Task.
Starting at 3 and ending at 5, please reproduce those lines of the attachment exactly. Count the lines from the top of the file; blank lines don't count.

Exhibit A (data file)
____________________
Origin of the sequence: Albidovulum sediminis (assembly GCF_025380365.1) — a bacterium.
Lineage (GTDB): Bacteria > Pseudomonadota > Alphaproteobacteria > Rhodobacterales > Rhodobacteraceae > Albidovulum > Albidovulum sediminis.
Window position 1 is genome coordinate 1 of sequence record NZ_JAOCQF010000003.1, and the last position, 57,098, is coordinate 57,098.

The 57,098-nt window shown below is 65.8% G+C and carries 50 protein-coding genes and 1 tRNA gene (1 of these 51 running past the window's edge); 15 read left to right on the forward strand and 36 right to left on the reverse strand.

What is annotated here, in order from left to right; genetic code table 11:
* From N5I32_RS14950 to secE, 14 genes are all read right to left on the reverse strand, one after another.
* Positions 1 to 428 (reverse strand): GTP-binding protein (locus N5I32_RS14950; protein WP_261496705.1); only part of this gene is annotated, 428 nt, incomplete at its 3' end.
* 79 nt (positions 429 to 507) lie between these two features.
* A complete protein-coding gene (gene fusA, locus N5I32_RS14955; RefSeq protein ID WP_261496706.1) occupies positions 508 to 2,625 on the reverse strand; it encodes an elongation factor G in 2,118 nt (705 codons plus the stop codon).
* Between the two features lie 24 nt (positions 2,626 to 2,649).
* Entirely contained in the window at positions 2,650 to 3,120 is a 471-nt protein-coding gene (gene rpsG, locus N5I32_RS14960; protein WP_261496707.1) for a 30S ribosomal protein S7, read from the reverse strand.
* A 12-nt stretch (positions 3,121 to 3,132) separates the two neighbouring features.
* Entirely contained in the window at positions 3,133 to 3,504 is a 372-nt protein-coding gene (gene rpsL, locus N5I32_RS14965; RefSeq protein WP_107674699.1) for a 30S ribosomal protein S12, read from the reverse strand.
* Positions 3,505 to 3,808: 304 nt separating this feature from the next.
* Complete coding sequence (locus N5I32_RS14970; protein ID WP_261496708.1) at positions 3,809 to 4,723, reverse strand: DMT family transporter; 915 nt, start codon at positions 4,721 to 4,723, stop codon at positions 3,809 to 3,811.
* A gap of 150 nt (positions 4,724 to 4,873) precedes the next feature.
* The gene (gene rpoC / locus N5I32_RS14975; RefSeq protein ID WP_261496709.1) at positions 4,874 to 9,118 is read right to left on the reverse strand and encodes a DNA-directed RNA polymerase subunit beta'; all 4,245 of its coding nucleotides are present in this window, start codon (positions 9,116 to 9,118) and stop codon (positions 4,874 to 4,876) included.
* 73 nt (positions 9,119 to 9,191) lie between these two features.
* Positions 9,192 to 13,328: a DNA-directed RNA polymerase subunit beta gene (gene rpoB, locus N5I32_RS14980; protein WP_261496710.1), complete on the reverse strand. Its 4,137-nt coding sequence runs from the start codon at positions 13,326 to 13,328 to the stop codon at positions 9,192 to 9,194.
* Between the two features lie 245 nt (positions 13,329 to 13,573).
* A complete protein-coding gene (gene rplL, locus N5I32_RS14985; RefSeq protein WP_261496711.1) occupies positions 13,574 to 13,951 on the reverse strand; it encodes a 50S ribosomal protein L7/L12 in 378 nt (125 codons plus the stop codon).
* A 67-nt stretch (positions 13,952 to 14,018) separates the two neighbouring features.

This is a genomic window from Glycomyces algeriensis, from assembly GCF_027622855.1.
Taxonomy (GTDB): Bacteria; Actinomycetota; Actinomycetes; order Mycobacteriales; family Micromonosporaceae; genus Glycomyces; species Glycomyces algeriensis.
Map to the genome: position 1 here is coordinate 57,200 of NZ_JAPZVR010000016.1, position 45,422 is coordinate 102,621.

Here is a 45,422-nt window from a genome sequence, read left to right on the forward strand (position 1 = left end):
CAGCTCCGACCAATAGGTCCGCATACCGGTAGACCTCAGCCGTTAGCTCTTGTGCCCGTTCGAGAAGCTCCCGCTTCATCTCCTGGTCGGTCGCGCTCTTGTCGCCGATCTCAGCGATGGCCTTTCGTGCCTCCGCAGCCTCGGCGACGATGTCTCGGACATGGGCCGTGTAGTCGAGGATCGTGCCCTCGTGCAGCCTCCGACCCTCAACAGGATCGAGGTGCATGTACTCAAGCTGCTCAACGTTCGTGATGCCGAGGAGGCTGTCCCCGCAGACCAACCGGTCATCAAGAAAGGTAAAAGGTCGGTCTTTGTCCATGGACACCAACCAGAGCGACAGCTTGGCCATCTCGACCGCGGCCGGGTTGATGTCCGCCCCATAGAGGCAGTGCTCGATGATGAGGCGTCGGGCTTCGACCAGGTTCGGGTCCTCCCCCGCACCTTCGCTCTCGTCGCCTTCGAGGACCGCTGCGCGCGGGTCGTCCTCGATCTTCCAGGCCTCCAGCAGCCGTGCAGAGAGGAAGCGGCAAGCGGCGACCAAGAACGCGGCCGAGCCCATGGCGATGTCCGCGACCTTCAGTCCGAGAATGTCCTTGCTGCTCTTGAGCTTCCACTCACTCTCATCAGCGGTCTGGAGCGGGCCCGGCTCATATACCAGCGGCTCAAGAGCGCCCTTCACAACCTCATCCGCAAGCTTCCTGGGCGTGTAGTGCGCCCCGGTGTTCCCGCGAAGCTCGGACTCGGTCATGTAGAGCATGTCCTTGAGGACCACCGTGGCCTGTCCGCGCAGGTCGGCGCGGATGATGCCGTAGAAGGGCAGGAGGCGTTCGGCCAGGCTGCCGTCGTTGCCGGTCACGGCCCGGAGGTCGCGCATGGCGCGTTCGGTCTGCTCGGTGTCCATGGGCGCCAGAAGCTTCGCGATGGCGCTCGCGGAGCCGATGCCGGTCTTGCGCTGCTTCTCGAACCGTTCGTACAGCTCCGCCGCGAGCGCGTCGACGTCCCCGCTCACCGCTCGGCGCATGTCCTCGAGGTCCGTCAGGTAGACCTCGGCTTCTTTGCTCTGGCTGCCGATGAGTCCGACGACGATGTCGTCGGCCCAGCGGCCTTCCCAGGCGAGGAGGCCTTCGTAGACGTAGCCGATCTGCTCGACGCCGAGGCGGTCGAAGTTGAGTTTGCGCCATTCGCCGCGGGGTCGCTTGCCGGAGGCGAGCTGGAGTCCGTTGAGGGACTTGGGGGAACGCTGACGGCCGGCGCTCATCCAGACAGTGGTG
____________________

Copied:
Window position 1 is genome coordinate 1 of sequence record NZ_JAOCQF010000003.1, and the last position, 57,098, is coordinate 57,098.

The 57,098-nt window shown below is 65.8% G+C and carries 50 protein-coding genes and 1 tRNA gene (1 of these 51 running past the window's edge); 15 read left to right on the forward strand and 36 right to left on the reverse strand.

What is annotated here, in order from left to right; genetic code table 11: